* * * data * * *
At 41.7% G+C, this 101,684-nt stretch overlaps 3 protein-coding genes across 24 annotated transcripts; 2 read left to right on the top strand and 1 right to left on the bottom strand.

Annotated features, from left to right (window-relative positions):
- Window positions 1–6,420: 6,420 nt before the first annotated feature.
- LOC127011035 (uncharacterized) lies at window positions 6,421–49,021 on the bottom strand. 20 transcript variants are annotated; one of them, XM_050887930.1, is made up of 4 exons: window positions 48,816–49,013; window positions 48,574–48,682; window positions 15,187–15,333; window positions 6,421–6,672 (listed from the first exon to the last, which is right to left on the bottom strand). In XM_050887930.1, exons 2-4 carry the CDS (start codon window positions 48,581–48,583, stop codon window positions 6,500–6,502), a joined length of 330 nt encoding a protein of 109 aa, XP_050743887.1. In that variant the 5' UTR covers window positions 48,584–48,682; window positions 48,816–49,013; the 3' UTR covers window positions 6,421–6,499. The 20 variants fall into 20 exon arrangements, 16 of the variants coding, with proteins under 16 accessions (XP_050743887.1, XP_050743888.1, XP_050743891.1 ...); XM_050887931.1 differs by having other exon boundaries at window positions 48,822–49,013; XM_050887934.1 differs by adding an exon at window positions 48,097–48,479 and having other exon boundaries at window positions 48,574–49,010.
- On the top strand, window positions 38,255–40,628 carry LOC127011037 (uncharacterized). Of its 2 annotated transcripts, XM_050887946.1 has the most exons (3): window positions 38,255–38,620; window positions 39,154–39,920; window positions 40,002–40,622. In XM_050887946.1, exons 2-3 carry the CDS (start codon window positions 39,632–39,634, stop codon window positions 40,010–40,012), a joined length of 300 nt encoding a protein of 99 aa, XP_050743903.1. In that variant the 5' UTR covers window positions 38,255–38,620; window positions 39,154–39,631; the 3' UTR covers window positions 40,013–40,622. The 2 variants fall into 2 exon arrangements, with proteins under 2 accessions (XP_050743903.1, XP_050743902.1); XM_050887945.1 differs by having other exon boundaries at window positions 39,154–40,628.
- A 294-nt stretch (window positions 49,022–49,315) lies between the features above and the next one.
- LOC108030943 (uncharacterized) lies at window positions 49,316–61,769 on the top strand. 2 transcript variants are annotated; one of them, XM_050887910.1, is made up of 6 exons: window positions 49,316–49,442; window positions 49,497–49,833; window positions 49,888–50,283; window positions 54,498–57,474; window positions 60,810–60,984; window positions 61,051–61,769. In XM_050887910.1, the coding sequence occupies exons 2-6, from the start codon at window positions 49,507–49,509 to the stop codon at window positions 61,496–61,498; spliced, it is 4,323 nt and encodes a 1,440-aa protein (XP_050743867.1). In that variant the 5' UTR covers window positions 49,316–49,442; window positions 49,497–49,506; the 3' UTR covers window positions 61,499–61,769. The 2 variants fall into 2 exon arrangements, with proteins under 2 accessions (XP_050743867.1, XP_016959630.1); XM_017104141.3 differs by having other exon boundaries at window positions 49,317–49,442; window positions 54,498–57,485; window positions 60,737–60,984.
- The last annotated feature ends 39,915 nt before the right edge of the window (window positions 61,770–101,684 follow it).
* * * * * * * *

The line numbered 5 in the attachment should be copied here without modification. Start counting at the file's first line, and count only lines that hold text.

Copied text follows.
- On the top strand, window positions 38,255–40,628 carry LOC127011037 (uncharacterized). Of its 2 annotated transcripts, XM_050887946.1 has the most exons (3): window positions 38,255–38,620; window positions 39,154–39,920; window positions 40,002–40,622. In XM_050887946.1, exons 2-3 carry the CDS (start codon window positions 39,632–39,634, stop codon window positions 40,010–40,012), a joined length of 300 nt encoding a protein of 99 aa, XP_050743903.1. In that variant the 5' UTR covers window positions 38,255–38,620; window positions 39,154–39,631; the 3' UTR covers window positions 40,013–40,622. The 2 variants fall into 2 exon arrangements, with proteins under 2 accessions (XP_050743903.1, XP_050743902.1); XM_050887945.1 differs by having other exon boundaries at window positions 39,154–40,628.